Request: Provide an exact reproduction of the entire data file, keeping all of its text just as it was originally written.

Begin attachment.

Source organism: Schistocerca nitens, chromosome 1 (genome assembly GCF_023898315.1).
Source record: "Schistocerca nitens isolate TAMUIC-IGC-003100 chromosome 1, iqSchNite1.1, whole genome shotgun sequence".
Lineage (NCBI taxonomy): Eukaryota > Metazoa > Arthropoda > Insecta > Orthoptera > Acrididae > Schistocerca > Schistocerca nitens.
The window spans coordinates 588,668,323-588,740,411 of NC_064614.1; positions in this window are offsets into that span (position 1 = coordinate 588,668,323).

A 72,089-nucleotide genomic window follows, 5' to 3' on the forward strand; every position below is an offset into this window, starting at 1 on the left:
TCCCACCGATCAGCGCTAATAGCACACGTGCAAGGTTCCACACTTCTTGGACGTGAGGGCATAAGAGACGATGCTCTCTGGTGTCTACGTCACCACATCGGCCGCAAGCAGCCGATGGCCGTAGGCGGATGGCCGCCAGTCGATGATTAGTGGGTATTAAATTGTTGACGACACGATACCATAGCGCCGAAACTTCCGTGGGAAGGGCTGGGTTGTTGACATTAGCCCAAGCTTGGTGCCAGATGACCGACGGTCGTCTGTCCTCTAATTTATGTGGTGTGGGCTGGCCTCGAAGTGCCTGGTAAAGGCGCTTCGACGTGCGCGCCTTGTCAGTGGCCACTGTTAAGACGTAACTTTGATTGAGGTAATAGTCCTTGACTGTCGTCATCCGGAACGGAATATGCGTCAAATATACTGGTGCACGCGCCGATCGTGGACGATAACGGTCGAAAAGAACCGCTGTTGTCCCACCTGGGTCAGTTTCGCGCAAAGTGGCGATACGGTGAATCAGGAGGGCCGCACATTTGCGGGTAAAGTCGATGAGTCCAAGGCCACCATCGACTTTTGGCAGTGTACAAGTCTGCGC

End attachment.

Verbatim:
Source organism: Schistocerca nitens, chromosome 1 (genome assembly GCF_023898315.1).
Source record: "Schistocerca nitens isolate TAMUIC-IGC-003100 chromosome 1, iqSchNite1.1, whole genome shotgun sequence".
Lineage (NCBI taxonomy): Eukaryota > Metazoa > Arthropoda > Insecta > Orthoptera > Acrididae > Schistocerca > Schistocerca nitens.
The window spans coordinates 588,668,323-588,740,411 of NC_064614.1; positions in this window are offsets into that span (position 1 = coordinate 588,668,323).

A 72,089-nucleotide genomic window follows, 5' to 3' on the forward strand; every position below is an offset into this window, starting at 1 on the left:
TCCCACCGATCAGCGCTAATAGCACACGTGCAAGGTTCCACACTTCTTGGACGTGAGGGCATAAGAGACGATGCTCTCTGGTGTCTACGTCACCACATCGGCCGCAAGCAGCCGATGGCCGTAGGCGGATGGCCGCCAGTCGATGATTAGTGGGTATTAAATTGTTGACGACACGATACCATAGCGCCGAAACTTCCGTGGGAAGGGCTGGGTTGTTGACATTAGCCCAAGCTTGGTGCCAGATGACCGACGGTCGTCTGTCCTCTAATTTATGTGGTGTGGGCTGGCCTCGAAGTGCCTGGTAAAGGCGCTTCGACGTGCGCGCCTTGTCAGTGGCCACTGTTAAGACGTAACTTTGATTGAGGTAATAGTCCTTGACTGTCGTCATCCGGAACGGAATATGCGTCAAATATACTGGTGCACGCGCCGATCGTGGACGATAACGGTCGAAAAGAACCGCTGTTGTCCCACCTGGGTCAGTTTCGCGCAAAGTGGCGATACGGTGAATCAGGAGGGCCGCACATTTGCGGGTAAAGTCGATGAGTCCAAGGCCACCATCGACTTTTGGCAGTGTACAAGTCTGCGC